Dear Penn Freshmen: Seniors write advice letters to younger selves

Senior Lauren McCann has learned a lot about coping in a high-pressure environment at Penn. Her project has seniors writing advice letters to their younger selves.

Lauren McCann learned a lot from watching her friends struggle freshman year: With grades. With missing a significant other back home. With making new friends.

Why not share her wisdom, thought the University of Pennsylvania senior.

Out came her project, "Dear Penn Freshmen," a website where she and more than 60 upperclassmen wrote advice letters to their first-year selves, sharing what they wish they had known.

"You miss your boyfriend (he won't matter in two years, pinky promise)," wrote Mikaela Gilbert-Lurie, a junior from Los Angeles, whose piece is titled "Don't Transfer."

The portfolio of letters offers a window into life at the high pressure Ivy League university, but also universal lessons that could apply to freshmen just about anywhere.

"Don't be afraid to mess up. It's not going to be perfect," one wrote.

Students revealed battles they had with eating disorders, drinking and disappointing grades. They revealed vulnerabilities.

"Don't be too distraught when you get that C in calculus," McCann wrote.

"Be nice to your liver," wrote a nursing student.

"Maintain your dental hygiene," urged a student, who lamented her college-born cavities.

The site-http://dearpennfreshmen.com - drew 10,000 visitors in 24 hours and over 25,000 the first week, said McCann, 22, a rapid-talking senior from East Greenwich, R.I., during an interview Monday at Penn's Huntsman Hall.

She heard from people in Greece, Brazil, Indonesia, and other countries.

"Like, who the heck in Armenia was looking at it, I don't know," she said.

She's also heard from students at Brown, Harvard, Cornell, Georgetown and other schools, wanting to start similar sites.

"Lauren's project is brilliant," said Adam Grant, a Wharton School professor whose organizational behavior class was the launching pad for McCann's project. "It's such a powerful way to help freshmen gain sage advice from upperclassmen who have been in their shoes."

Grant, Wharton's top-rated teacher, called McCann "a superstar student" who is "passionate about learning and helping others."

McCann told Grant she wanted to transfer all the tips she and others had learned while at Penn.

"It's a really competitive environment here," she said, "and it's really easy to buy into that in a very toxic sort of way." Straight-A students in high school can feel like "the dumbest person in the room," she said. Isolation can set in.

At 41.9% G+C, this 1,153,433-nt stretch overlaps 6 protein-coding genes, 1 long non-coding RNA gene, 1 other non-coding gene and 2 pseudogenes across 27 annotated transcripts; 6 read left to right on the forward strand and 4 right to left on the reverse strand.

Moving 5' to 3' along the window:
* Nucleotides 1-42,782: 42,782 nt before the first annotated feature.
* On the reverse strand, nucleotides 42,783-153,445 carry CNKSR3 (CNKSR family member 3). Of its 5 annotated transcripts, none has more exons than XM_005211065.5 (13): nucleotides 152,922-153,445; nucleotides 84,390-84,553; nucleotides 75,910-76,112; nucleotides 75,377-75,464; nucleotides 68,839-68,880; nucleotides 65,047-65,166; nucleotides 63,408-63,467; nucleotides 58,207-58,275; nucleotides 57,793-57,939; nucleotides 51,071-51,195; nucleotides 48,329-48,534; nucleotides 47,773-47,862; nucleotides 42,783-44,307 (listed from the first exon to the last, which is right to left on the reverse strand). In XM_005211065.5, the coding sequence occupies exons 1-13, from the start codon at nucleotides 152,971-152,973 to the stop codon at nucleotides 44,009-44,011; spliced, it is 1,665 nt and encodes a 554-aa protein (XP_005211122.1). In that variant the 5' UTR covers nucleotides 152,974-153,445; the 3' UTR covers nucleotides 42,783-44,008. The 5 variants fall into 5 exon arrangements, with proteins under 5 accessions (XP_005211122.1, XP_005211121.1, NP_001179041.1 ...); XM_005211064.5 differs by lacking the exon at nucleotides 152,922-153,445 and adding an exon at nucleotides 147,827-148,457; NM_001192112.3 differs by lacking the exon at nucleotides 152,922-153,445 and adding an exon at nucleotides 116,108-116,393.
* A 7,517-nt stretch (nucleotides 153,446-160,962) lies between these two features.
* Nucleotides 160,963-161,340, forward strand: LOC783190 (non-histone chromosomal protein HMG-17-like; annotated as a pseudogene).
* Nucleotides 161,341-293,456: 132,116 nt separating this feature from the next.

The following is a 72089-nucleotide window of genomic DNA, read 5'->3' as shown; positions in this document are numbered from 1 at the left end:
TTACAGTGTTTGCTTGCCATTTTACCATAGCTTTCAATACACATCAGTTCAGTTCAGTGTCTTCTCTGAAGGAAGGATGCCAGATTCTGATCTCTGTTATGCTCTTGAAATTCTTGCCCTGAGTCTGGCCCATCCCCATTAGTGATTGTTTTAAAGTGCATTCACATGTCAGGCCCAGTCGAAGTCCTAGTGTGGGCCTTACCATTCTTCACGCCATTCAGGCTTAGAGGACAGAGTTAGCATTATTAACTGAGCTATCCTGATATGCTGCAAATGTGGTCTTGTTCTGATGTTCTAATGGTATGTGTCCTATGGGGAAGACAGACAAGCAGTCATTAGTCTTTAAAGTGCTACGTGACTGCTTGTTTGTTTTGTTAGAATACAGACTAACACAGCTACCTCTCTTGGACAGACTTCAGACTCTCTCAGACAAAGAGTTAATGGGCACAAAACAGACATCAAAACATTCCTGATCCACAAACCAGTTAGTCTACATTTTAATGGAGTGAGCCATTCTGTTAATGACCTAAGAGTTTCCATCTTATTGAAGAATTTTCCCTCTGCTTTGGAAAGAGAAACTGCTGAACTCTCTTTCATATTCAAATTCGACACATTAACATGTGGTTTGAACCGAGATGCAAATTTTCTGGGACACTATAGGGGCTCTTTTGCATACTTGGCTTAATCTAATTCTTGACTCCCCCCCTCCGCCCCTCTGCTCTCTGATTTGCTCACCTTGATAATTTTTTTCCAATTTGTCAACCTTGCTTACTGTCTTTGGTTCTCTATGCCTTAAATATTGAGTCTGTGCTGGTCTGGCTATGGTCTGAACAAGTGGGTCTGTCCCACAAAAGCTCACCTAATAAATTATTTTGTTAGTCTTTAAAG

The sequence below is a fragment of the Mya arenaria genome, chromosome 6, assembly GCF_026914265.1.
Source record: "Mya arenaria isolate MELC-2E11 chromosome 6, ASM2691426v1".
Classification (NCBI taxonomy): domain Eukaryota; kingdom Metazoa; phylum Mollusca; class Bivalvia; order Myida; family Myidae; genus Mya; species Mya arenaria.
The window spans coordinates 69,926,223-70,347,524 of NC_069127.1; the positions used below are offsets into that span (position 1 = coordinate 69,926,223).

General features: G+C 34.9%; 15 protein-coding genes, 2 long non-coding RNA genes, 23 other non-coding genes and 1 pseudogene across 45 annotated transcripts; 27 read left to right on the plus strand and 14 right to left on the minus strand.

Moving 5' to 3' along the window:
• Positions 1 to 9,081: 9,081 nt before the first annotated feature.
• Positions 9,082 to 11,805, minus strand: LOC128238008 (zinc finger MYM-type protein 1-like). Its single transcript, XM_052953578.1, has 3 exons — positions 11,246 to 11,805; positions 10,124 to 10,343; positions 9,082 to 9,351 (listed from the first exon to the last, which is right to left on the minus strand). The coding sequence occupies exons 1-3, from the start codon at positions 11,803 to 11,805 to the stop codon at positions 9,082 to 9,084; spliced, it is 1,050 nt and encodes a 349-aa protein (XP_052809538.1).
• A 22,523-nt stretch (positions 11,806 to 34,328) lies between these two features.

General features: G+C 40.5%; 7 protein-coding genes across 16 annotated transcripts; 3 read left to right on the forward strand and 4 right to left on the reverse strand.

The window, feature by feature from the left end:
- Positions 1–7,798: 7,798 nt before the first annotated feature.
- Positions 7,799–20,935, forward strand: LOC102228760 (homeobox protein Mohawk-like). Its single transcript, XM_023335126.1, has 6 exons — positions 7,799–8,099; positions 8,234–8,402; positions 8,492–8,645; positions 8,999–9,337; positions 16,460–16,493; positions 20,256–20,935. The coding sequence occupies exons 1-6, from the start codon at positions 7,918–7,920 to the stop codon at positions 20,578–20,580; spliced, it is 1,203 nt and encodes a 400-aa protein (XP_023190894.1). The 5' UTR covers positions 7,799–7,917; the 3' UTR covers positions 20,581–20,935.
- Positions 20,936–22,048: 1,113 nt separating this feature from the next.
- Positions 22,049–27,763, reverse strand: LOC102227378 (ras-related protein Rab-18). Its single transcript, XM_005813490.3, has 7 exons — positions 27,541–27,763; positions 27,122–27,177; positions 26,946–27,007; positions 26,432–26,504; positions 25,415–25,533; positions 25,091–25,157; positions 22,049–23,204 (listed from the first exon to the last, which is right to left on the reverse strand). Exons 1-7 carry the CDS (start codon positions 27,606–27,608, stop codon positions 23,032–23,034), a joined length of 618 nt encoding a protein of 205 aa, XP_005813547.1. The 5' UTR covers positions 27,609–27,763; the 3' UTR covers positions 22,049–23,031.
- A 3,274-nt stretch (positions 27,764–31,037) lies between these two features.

Penn in recent years has dealt with a number of student suicides.

"There's nothing more comforting in the world than hearing 'me, too,' " McCann said.

The project was not for a grade or for credit.

"When I find something I'm really excited and really passionate about, I don't mind spending countless hours on it," she said.

McCann invited her classmates to contribute letters and eventually opened it up to upperclassmen across Penn. Many students signed their names and contact information so that freshmen could reach out. Gilbert-Lurie, the student who wrote about not transferring, said she got responses from freshmen locally and around the country.

"It's probably the most rewarding experience I've had in college," said Gilbert-Lurie, knowing she helped others.

The philosophy major advised her younger self not to leave school: "Just hold on for a little bit longer because if you leave now you'll never learn that Penn is the place that will let you soar to heights you never thought possible.

"It's OK to be sad," she advised, adding, "everyone isn't having the time of his or her life."

The messages resonated with Andrew Ravaschiere, 19, a freshman.

"Just hearing people from the other side is very helpful," said Ravaschiere, of New York City.

McCann said she didn't edit the letters, except in one case where the writer suggested freshmen experiment with drugs.

She allowed frank, sometimes foul, language. She dropped an f-bomb herself in reference to a Microsoft interviewer who she said told her, "You wouldn't fit in because you care too much about social good/making the world a better place."

"That's garbage," she wrote, undeterred.

The daughter of a real estate investor and stay-at-home mom, McCann plans a career that marries social good and business.

"I think business can be a really great source for driving good in the world," said McCann, who at 16 spent the summer volunteering in Haiti after an earthquake.

McCann wasn't motivated to do the project by her own freshman experience. It was pretty good.

"I won the friend lottery," she said, noting her roommates are people she met her first week. "I was an exception to the rule."

ssnyder@phillynews.com

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